By any standards, 2016 was one hell of a year for most people. Horrors from Syria, the continued threat of terrorism and the geo-political upheavals that we saw have made most of us more on-edge than usual. I had my own personal battles with professional and personal challenges and issues coming up left, right and centre it seemed. In the second half of the year I felt more or less constantly bombarded by painful reflections back from others, difficult situations or things demanding that I grow.
Its not surprising that this took a toll on my relationship with my beloved. Our stress turned in on ourselves and at some point on one another. We got into a pattern of criticising and blaming far more than we would normally do. Was there something wrong in our relationship? Had the magic left us? Were we falling out of connection? All these things worried us until I had one of those life changing a-ha moments.
I realised that no matter how much we tried to find each other, no matter how conscious we were about our feelings, our stories, our projections, we still ended up going round in self-destructive or creating separation from the other. It seemed like no amount of conscious relating was going to change the pattern.
And then I got it. I realised that there wasn’t anything fundamentally wrong in our relationship. There was something going on at a cellular level in my body. My nervous system had been under pressure for so long that it was constantly looking for what it perceived might be a threat. And of course when we start looking, we find something!
I realised that the Fight-Flight part of my nervous system (the parasympathetic branch of the autonomic nervous system for those neuro-geeks out there) was over-firing. That part of our nervous system is designed to keep us safe by looking out for danger. Its part of why we’re so successful as a species, because we have this innate radar for danger hard-wired into us.
But the system can go wrong. Part of what happens when the Fight-Flight is activated is that our perception of people’s emotional expressions changes; we see friendly faces as neutral or even hostile. In effect it creates an altered state of reality. In this place, allowing intimacy is very difficult – because my beloved’s caring face was being perceived by my nervous system as a threat – even though it wasn’t one.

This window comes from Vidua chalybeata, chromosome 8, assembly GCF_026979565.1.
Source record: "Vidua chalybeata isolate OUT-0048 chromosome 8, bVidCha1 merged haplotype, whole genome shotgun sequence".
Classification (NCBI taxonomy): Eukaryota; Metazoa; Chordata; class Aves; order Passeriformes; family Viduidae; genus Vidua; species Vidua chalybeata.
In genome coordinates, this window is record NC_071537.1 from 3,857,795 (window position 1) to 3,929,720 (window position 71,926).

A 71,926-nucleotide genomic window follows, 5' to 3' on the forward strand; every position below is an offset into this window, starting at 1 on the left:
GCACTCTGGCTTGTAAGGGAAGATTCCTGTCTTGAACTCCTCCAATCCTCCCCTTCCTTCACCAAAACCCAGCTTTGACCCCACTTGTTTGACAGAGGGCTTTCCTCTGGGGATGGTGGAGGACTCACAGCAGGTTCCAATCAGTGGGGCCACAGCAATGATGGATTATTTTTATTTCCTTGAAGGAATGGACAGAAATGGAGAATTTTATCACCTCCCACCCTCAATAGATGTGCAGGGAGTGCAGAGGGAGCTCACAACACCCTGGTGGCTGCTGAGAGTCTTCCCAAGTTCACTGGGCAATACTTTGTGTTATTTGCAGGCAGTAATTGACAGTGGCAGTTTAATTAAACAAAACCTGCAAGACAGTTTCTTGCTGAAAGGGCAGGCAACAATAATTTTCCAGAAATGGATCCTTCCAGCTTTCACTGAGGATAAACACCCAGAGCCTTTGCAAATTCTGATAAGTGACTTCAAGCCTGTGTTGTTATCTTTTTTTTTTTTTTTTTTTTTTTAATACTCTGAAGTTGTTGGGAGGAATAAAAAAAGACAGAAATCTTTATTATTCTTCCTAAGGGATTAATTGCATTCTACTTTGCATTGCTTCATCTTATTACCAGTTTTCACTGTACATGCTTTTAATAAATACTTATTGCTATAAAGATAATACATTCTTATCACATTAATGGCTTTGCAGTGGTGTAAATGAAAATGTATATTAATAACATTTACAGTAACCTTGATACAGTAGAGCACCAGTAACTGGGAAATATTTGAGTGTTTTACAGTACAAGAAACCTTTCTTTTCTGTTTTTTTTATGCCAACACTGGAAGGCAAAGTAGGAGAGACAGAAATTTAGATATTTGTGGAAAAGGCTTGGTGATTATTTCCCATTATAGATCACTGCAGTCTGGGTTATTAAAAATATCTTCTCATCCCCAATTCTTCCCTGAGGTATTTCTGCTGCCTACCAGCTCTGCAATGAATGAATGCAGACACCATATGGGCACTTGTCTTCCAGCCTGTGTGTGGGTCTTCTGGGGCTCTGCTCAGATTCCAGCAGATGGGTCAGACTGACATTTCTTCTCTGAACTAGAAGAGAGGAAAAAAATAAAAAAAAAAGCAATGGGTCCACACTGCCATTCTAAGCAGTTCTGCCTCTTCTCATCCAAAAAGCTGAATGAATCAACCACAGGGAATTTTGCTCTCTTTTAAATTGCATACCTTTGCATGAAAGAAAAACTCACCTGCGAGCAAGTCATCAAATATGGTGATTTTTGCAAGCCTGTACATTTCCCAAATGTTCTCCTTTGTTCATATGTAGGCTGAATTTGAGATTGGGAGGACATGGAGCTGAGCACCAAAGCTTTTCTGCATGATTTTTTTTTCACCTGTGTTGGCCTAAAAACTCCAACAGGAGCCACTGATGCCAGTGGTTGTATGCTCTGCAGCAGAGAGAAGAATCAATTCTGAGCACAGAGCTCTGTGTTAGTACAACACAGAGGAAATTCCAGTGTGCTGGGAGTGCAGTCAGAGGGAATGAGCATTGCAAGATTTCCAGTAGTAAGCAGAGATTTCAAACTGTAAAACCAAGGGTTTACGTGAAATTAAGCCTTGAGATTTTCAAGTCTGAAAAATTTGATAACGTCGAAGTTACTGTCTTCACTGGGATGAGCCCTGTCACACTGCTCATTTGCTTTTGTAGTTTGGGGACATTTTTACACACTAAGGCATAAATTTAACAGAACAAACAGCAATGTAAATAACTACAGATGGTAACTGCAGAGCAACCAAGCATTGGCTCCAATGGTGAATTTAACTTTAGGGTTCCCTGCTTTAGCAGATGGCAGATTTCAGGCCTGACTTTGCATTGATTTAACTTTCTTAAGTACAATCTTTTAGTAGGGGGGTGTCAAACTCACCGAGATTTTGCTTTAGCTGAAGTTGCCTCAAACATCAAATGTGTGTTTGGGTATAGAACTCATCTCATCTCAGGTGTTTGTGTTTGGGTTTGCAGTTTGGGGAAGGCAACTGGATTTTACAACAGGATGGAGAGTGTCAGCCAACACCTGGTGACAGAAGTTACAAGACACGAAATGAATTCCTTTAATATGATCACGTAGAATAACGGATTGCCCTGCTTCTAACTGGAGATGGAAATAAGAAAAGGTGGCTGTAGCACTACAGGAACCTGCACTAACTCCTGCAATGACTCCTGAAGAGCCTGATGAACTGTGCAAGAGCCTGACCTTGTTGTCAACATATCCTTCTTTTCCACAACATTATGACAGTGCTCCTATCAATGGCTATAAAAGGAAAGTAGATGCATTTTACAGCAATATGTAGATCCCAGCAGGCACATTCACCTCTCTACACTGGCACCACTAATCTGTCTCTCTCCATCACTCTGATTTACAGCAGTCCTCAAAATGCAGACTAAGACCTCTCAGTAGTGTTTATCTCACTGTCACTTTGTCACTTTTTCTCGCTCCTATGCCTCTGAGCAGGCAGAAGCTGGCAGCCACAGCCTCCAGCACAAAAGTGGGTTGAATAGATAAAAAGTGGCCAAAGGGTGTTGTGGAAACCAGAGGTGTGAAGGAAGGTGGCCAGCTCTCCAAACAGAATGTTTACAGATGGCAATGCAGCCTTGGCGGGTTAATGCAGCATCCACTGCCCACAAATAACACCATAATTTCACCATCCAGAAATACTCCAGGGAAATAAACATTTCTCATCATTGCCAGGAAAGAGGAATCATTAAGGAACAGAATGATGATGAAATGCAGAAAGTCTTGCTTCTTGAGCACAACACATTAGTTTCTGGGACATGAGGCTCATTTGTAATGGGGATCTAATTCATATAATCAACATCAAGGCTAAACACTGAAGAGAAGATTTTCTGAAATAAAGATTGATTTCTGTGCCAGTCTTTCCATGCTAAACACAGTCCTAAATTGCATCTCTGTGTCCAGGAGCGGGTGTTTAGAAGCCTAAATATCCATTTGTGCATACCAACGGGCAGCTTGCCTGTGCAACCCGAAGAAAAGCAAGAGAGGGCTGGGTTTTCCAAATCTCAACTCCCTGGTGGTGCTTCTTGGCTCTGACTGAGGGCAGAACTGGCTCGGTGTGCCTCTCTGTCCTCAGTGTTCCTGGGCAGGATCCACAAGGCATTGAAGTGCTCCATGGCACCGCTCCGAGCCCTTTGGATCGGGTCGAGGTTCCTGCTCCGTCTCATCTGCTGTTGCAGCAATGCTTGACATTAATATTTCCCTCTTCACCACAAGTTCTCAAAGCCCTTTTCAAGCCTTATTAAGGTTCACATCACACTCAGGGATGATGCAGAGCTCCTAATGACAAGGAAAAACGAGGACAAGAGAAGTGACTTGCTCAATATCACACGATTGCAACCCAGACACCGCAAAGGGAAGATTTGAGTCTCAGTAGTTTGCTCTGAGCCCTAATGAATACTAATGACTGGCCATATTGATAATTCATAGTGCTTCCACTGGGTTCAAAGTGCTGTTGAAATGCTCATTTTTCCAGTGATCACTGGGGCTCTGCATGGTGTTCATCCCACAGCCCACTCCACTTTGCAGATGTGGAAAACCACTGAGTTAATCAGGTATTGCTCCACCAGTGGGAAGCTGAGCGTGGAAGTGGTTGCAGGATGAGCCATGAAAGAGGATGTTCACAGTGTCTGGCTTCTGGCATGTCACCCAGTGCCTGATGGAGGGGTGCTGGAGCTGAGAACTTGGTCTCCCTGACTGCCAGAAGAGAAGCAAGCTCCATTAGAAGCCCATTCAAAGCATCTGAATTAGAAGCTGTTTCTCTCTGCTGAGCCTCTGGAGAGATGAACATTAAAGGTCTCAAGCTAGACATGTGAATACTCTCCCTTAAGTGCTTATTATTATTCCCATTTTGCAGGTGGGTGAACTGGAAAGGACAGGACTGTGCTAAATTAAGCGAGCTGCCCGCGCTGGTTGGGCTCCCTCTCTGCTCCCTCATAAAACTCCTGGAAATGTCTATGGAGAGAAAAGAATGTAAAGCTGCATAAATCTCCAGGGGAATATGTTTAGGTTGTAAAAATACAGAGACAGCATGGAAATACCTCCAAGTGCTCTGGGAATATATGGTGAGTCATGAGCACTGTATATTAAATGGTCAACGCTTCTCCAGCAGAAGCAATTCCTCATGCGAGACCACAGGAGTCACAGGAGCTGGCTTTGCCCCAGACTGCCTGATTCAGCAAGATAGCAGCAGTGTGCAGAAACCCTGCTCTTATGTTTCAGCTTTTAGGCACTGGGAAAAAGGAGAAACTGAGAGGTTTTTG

Since both our nervous systems had been more activated than usual we were both at a raised level of alert – much closer than normal to the level where our brain tells us “watch out, this is dangerous”. So the smallest thing would set us off into a defensive pattern of behaviour – basically we went into Fight or Flight at every perceived mis-step from the other.
The moment I realised this things began to shift. What we both was not couples counselling or time apart – it was some down time, a period to allow our nervous systems to recalibrate and calm down.
Fortunately the Christmas holidays were just around the corner and this allowed us both to have some time away from the stressed of work, have some lie-ins and duvet days and just calm ourselves down.
Our culture puts so much pressure on us to be “on” all the time, to work longer hours, to be more social or to always be “doing” something. Even the background hum of noise in a city creates a raised level of nervous system response, activating our Fight-Flight reaction more easily than is healthy for us. All these things make our nervous system shift into a lower gear, watching more closely for danger. In this place it’s much harder to be loving, to not be defensive or critical (of yourself or others).
What most of us need is to recalibrate our nervous systems so that we bring down our base-level of activation to allow more ease and calm in our lives. I’m happy to say that since this realisation we’ve quickly got back to our old loving selves, we’ve reconnected and intimacy is flowing between us once more – it’s a relief for us both.
If you’re in a similar position, maybe there’s nothing wrong with your relationship at all, maybe you don’t need a break or even therapy. Maybe you just need a good rest.
So how can you calm your nervous system? Here are a few ways to help you.
- Make sure you get enough undisturbed sleep: Disrupted sleep makes people grumpy and more alert to danger. If you can take short “power-naps” of 15-20 minutes in the daytime.
- Slow down: Eat slowly, don’t rush late to appointments and give yourself time. The more we rush the more our nervous system gets activated. Slowing down helps calm your body and mind.
- Breath: Deep breathes with an emphasis on the out breath, slightly extending the exhalation activate the opposite of your Fight-Fight reaction, helping change your body chemistry and calm you.